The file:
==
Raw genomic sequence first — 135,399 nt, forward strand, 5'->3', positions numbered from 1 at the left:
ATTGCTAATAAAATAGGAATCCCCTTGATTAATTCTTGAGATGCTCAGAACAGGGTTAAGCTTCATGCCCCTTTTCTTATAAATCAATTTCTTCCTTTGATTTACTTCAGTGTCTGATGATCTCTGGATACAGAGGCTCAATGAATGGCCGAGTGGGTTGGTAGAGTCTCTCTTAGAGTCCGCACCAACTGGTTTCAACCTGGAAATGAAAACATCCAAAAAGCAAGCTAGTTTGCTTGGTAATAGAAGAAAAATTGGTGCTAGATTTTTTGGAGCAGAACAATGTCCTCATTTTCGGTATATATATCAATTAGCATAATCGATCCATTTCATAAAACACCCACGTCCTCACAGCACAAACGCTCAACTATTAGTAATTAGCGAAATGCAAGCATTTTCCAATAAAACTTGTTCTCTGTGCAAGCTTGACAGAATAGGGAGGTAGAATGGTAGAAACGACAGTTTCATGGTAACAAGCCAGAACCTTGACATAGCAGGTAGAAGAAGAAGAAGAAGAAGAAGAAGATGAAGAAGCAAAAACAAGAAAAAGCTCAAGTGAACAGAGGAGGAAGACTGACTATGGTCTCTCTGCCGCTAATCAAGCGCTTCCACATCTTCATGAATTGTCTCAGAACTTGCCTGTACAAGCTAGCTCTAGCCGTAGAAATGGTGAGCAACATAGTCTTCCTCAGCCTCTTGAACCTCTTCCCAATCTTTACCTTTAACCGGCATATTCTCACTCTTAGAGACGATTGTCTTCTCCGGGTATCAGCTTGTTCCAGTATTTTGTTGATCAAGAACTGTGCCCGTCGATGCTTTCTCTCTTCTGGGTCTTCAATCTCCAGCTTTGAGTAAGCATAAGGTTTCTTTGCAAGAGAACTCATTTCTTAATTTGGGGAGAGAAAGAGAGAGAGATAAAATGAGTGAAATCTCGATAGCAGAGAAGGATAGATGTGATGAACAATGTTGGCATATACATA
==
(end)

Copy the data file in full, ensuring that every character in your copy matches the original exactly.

Raw genomic sequence first — 135,399 nt, forward strand, 5'->3', positions numbered from 1 at the left:
ATTGCTAATAAAATAGGAATCCCCTTGATTAATTCTTGAGATGCTCAGAACAGGGTTAAGCTTCATGCCCCTTTTCTTATAAATCAATTTCTTCCTTTGATTTACTTCAGTGTCTGATGATCTCTGGATACAGAGGCTCAATGAATGGCCGAGTGGGTTGGTAGAGTCTCTCTTAGAGTCCGCACCAACTGGTTTCAACCTGGAAATGAAAACATCCAAAAAGCAAGCTAGTTTGCTTGGTAATAGAAGAAAAATTGGTGCTAGATTTTTTGGAGCAGAACAATGTCCTCATTTTCGGTATATATATCAATTAGCATAATCGATCCATTTCATAAAACACCCACGTCCTCACAGCACAAACGCTCAACTATTAGTAATTAGCGAAATGCAAGCATTTTCCAATAAAACTTGTTCTCTGTGCAAGCTTGACAGAATAGGGAGGTAGAATGGTAGAAACGACAGTTTCATGGTAACAAGCCAGAACCTTGACATAGCAGGTAGAAGAAGAAGAAGAAGAAGAAGAAGATGAAGAAGCAAAAACAAGAAAAAGCTCAAGTGAACAGAGGAGGAAGACTGACTATGGTCTCTCTGCCGCTAATCAAGCGCTTCCACATCTTCATGAATTGTCTCAGAACTTGCCTGTACAAGCTAGCTCTAGCCGTAGAAATGGTGAGCAACATAGTCTTCCTCAGCCTCTTGAACCTCTTCCCAATCTTTACCTTTAACCGGCATATTCTCACTCTTAGAGACGATTGTCTTCTCCGGGTATCAGCTTGTTCCAGTATTTTGTTGATCAAGAACTGTGCCCGTCGATGCTTTCTCTCTTCTGGGTCTTCAATCTCCAGCTTTGAGTAAGCATAAGGTTTCTTTGCAAGAGAACTCATTTCTTAATTTGGGGAGAGAAAGAGAGAGAGATAAAATGAGTGAAATCTCGATAGCAGAGAAGGATAGATGTGATGAACAATGTTGGCATATACATA